|MadSci Network: Earth Sciences|
I can't give you an exact percentage of women meteorologists, however based on my experience in the National Weather Service, I would say that the number falls between 10-20%. However there are many other places of employment for meteorologists outside of the National Weather Service. For instance, private consulting firms and weather vendors, television stations, and environmental agencies all employ meteorologists.
There are specialty fields in meteorology. Weather forecasting, air pollution, severe storms, winter weather, and tropical weather just to name a few.
As for your next question..."are weather forecasters on tv real meteorologists?"...the answer varies from station to station, and from forecaster to forecaster. Some are professional meteorologists with at least a 4-year degree in meteorology or atmospheric science, some have only completed a correspondence course, while others have little or no education in the science of weather. But remember this...Just because a station calls their forecaster a "meteorologist" doesn't mean that he/she has a degree in meteorology. I don't think it's fair to the science of meteorology when stations do this. If I presented myself to you as a lawyer, for example, would it matter if I had actually been to law school? Of course it would. The same should apply to meteorology, as it does most other professions.
Hiring policies vary from station to station. Some want only the best educated and trained forecasters, others want the cheapest alternative (which might mean turning their sportscaster into a weekend weatherperson), while others are interested in getting a good television personality. Sometimes stations can get a combination of all of these.
Most television forecasters have access to National Weather Service products, such as forecasts, discussions, severe weather warnings, and other statements. Some stations have contracts with private weather vendors, who in turn supply them with forecasts (which is good if you're trying to turn your sportscaster into your weather forecaster!) However the tv weather forecaster usually has the ultimate say in whatever goes into his/her forecast. It may or may not agree with the National Weather Service forecast.
To become a meteorologist with the National Weather Service, here are the requirements. It may sound intimidating, but it's not that bad, and most colleges or universities that offer a degree in meteorology require all of these courses before you graduate.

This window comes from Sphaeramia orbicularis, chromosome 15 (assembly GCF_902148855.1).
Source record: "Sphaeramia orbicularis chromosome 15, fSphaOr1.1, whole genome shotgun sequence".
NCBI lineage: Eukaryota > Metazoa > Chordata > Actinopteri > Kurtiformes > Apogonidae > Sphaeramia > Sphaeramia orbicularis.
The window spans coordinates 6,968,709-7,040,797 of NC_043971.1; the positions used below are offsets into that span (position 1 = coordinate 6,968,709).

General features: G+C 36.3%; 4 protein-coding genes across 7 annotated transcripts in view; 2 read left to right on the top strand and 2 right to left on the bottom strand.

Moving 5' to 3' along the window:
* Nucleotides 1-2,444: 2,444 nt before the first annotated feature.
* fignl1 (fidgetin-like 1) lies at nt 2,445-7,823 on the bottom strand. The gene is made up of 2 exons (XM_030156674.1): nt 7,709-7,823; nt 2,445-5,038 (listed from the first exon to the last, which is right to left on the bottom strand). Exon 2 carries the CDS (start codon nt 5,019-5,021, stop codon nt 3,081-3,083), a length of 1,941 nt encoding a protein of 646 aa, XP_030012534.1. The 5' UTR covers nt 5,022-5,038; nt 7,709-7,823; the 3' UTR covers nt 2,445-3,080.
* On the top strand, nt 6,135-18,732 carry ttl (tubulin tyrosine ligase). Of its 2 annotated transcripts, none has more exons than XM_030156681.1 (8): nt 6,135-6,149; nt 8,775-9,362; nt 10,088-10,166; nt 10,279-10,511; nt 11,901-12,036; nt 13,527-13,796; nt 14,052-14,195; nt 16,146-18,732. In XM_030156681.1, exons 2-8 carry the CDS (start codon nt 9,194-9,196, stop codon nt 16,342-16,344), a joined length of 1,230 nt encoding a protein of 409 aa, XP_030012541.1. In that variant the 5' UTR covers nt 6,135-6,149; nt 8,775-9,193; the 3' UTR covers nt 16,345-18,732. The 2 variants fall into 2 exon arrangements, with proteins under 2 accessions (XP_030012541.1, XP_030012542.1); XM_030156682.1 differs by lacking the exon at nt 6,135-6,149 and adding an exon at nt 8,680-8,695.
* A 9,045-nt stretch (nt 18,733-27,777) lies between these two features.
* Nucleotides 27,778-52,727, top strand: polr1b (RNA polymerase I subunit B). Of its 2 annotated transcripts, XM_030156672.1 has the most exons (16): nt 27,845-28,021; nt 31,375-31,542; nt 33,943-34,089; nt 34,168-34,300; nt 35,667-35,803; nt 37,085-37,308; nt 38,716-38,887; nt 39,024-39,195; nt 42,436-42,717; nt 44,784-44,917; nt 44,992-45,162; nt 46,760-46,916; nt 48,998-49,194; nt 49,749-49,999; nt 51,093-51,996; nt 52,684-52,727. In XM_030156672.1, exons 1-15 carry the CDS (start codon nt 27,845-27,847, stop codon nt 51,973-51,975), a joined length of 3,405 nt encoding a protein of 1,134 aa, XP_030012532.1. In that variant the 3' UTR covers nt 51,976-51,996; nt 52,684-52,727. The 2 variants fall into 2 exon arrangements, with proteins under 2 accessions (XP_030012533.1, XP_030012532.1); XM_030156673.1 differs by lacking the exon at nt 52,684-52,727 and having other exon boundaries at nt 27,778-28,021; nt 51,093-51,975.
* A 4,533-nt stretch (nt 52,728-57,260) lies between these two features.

Applicants must show successful completion of a 4-year bachelor's degree in an accredited college or university, with a major in meteorology, atmospheric science, or other natural science major that included: 1. At least 24 semester (36 quarter) hours of credit in meteorology/atmospheric science including a minimum of: a. Six semester hours of atmospheric dynamics and thermodynamics:* b. Six semester hours of analysis and prediction of weather systems (synoptic/mesoscale); c. Three semester hours of physical meteorology; and d. Two semester hours of remote sensing of the atmosphere and/or instrumentation. 2. Six semester hours of physics, with at least one course that includes laboratory sessions.* 3. Three semester hours of ordinary differential equations. (If your class is not entitled Ordinary Differential Equations', you will need to provide a course description to show how the content of the course satisfies this requirement)* 4. At least nine semester hours of course work appropriate for a physical science major in any combination of three or more of the following: physical hydrology, statistics, chemistry, physical oceanography, physical climatology, radiative transfer, aeronomy, advanced thermodynamics, advanced electricity and magnetism, light and optics, computer science. *There is a prerequisite or co-requisite of calculus for course work in atmospheric dynamics and thermodynamics, physics, and differential equations. Calculus courses must be appropriate for a physical science major. -OR- B. An equivalent combination of education and experience which included all of the required courses as shown in "A" above (i.e., satisfactory completion of all of the specific course requirements specified in A, items 1-4 above), plus appropriate experience or additional education. This combination must have provided knowledge comparable to that normally acquired through the successful completion of the 4-year course of study described in "A" above. (In crediting undergraduate education, one academic year of education is 30 semester hours or 45 quarter hours of course work).
Another link that can provide you with lots of information on the topic of women in weather, is none other than the "Women in Weather" webpage!
Another thing to keep in mind...computers are playing a bigger role in understanding and forecasting weather every day. The more computer-related courses that you can take, the better off you will be. A double major in Meteorology and Computer Science is an excellent option.
Try the links in the MadSci Library for more information on Earth Sciences.